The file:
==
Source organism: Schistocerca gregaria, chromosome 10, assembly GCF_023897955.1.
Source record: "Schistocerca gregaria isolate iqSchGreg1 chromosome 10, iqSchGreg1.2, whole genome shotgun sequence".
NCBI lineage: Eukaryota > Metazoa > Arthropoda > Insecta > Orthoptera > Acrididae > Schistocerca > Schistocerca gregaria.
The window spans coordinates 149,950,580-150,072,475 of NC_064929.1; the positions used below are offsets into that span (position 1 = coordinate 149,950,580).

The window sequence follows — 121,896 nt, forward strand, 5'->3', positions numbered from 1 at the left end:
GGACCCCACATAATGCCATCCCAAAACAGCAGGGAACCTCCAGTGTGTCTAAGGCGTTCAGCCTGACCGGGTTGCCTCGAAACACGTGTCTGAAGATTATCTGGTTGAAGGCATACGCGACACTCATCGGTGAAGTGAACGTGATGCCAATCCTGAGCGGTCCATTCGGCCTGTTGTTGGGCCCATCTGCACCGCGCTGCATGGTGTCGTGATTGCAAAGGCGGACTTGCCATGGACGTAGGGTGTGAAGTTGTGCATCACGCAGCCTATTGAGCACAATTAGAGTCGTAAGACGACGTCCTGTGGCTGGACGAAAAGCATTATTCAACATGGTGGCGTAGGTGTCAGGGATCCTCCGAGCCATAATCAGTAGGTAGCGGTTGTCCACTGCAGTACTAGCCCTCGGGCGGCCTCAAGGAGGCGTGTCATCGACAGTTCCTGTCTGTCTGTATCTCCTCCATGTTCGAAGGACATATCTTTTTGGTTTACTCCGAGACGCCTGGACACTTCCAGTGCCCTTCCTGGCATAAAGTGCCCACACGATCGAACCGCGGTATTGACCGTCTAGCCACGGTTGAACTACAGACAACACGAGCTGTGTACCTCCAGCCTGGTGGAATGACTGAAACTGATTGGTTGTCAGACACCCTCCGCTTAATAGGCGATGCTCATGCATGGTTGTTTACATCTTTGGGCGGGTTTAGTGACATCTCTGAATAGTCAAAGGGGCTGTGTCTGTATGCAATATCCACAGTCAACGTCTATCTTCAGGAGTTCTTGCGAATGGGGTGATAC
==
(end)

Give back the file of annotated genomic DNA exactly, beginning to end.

Source organism: Schistocerca gregaria, chromosome 10, assembly GCF_023897955.1.
Source record: "Schistocerca gregaria isolate iqSchGreg1 chromosome 10, iqSchGreg1.2, whole genome shotgun sequence".
NCBI lineage: Eukaryota > Metazoa > Arthropoda > Insecta > Orthoptera > Acrididae > Schistocerca > Schistocerca gregaria.
The window spans coordinates 149,950,580-150,072,475 of NC_064929.1; the positions used below are offsets into that span (position 1 = coordinate 149,950,580).

The window sequence follows — 121,896 nt, forward strand, 5'->3', positions numbered from 1 at the left end:
GGACCCCACATAATGCCATCCCAAAACAGCAGGGAACCTCCAGTGTGTCTAAGGCGTTCAGCCTGACCGGGTTGCCTCGAAACACGTGTCTGAAGATTATCTGGTTGAAGGCATACGCGACACTCATCGGTGAAGTGAACGTGATGCCAATCCTGAGCGGTCCATTCGGCCTGTTGTTGGGCCCATCTGCACCGCGCTGCATGGTGTCGTGATTGCAAAGGCGGACTTGCCATGGACGTAGGGTGTGAAGTTGTGCATCACGCAGCCTATTGAGCACAATTAGAGTCGTAAGACGACGTCCTGTGGCTGGACGAAAAGCATTATTCAACATGGTGGCGTAGGTGTCAGGGATCCTCCGAGCCATAATCAGTAGGTAGCGGTTGTCCACTGCAGTACTAGCCCTCGGGCGGCCTCAAGGAGGCGTGTCATCGACAGTTCCTGTCTGTCTGTATCTCCTCCATGTTCGAAGGACATATCTTTTTGGTTTACTCCGAGACGCCTGGACACTTCCAGTGCCCTTCCTGGCATAAAGTGCCCACACGATCGAACCGCGGTATTGACCGTCTAGCCACGGTTGAACTACAGACAACACGAGCTGTGTACCTCCAGCCTGGTGGAATGACTGAAACTGATTGGTTGTCAGACACCCTCCGCTTAATAGGCGATGCTCATGCATGGTTGTTTACATCTTTGGGCGGGTTTAGTGACATCTCTGAATAGTCAAAGGGGCTGTGTCTGTATGCAATATCCACAGTCAACGTCTATCTTCAGGAGTTCTTGCGAATGGGGTGATAC